Trail users in Snowmass Village have some newly completed improvements to look forward to, including work done by a group from Rocky Mountain Youth Corps that has been camping on town property off of Owl Creek Road.
The town on Tuesday — without the help of the campers — rebuilt a trailhead a third of a mile up from Owl Creek Road’s intersection with Highline Road, said Hunt Walker, Snowmass Village public works director.
“We were getting a lot of complaints from people not being able to access the Tom Blake Trail,” he said Thursday.
The new Owl Creek trailhead provides better access to that trail, and the Highline and Skyline Ridge trails.
Up until about 2000, the spot had been an unofficial trailhead, Walker said. After it was closed, the area was included in the Sky Mountain Park Management Plan. Rebuilding the parking area would not impact elk and other animals in the area, according to a wildlife study that accompanied the plan. The area is considered a critical wildlife habitat and migration corridor.
Snowmass Village, Pitkin County’s open space department and the city of Aspen’s parks and recreation department put the management plan together. The entities, along with the Aspen Valley Land Trust and other organizations and individuals, bought 850 acres formerly known as the Droste property for $17 million in 2010. The land is the linchpin connecting the 2,500-acre spread of public lands between Aspen and Snowmass that is known as Sky Mountain Park.
In the winter, the new Owl Creek trailhead, which has room for six cars, can also be used to access the area’s cross-country trail system, Walker said.
Cyclists and drivers going between Aspen and Snowmass Village have also seen tents on a hill above Owl Creek Road, on the property of the town’s public works facility. Camping in the unusual spot were eight members of the Rocky Mountain Youth Corps, Walker said.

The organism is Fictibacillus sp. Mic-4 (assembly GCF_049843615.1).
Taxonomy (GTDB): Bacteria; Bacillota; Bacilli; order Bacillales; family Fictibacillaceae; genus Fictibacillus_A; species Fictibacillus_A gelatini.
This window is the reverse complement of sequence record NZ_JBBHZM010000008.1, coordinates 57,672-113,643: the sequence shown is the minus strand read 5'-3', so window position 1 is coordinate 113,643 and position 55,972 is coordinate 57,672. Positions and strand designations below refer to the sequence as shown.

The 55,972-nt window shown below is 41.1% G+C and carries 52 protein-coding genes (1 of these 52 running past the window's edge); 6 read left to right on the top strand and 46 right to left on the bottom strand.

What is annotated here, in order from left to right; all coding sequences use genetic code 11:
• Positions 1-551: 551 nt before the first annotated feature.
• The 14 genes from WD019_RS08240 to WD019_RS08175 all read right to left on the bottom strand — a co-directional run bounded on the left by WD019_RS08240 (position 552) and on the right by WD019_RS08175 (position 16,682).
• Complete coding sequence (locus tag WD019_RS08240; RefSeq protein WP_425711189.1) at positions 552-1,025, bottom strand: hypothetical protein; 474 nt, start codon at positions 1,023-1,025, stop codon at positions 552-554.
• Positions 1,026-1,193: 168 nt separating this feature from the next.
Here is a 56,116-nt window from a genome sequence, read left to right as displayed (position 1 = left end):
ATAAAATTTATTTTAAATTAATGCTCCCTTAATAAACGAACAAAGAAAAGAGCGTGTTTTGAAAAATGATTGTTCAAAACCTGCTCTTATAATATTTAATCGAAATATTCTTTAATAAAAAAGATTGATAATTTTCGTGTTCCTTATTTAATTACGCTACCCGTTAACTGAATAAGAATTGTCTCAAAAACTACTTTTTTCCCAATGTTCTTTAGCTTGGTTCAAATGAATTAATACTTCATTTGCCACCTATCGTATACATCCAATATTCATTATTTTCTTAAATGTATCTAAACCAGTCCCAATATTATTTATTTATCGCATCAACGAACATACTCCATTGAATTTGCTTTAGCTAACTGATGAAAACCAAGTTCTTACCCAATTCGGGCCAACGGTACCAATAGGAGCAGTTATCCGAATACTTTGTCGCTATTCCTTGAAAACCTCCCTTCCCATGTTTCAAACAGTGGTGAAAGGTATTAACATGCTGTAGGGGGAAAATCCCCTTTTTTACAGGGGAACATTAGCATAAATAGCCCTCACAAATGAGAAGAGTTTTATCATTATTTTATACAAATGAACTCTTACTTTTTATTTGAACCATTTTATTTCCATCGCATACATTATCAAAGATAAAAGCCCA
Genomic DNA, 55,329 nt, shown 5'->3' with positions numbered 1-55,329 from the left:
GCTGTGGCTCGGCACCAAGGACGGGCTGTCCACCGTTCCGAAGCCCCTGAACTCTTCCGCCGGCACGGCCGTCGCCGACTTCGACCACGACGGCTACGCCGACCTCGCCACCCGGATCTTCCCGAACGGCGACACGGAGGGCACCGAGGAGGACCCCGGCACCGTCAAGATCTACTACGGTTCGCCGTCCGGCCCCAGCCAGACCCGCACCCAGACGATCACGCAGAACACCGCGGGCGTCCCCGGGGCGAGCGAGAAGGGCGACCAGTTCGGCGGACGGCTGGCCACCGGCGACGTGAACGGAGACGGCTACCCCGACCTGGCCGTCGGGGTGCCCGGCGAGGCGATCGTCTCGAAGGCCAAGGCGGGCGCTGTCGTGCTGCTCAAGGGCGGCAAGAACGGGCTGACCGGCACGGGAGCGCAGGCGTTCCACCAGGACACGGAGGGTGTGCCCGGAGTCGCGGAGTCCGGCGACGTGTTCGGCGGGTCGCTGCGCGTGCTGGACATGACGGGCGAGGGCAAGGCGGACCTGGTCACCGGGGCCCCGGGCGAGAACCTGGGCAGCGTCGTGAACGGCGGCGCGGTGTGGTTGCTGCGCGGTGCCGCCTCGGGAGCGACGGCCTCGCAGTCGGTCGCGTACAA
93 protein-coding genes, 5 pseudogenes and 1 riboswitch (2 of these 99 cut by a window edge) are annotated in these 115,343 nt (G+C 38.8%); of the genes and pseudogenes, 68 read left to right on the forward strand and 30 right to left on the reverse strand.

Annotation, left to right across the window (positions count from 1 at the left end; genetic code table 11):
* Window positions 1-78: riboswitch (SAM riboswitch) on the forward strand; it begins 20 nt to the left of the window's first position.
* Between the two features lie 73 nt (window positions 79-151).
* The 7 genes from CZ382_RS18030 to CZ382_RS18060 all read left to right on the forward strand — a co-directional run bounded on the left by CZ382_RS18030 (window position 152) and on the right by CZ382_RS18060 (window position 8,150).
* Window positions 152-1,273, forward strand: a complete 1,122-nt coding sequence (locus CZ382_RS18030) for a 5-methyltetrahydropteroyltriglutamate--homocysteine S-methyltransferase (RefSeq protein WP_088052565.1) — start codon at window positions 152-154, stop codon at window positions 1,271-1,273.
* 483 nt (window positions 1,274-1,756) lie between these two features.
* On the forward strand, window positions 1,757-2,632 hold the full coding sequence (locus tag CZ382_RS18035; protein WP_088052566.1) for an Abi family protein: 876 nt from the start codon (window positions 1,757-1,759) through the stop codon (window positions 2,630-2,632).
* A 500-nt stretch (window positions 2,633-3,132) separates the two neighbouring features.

The county’s open space department brought them in to work on the Skyline Ridge Trail. Walker said he also used the group, comprised of 18- to 23-year-olds, to “buff out” the northern section of the Rim Trail.
With a lot of bear activity in town — the town has signs up warning residents to lock windows and doors and remove food from cars after a spate of break-ins — the group cooked and ate inside the public works facility.
The county this spring scheduled several different groups from Rocky Mountain Youth Corps to come in weekly for trail work, said Gary Tennenbaum, the county’s open space stewardship and trails manager. The groups comprise of the young adults and a crew leader, he said.
While they camped nearby, the corps didn’t work on the Owl Creek trailhead, Walker said. His department handled that work, which took about half of Tuesday to complete and cost under $1,000.
The trail crews have since moved to the Hidden Valley area off Highline Road, Walker said.
Rocky Mountain Youth Corps plans on being in the area until July 13, according to a memo to Town Council. The county is providing a port-a-potty, and the organization has promised to clean the area and return it to its original state when they leave, Town Manager Russ Forrest wrote.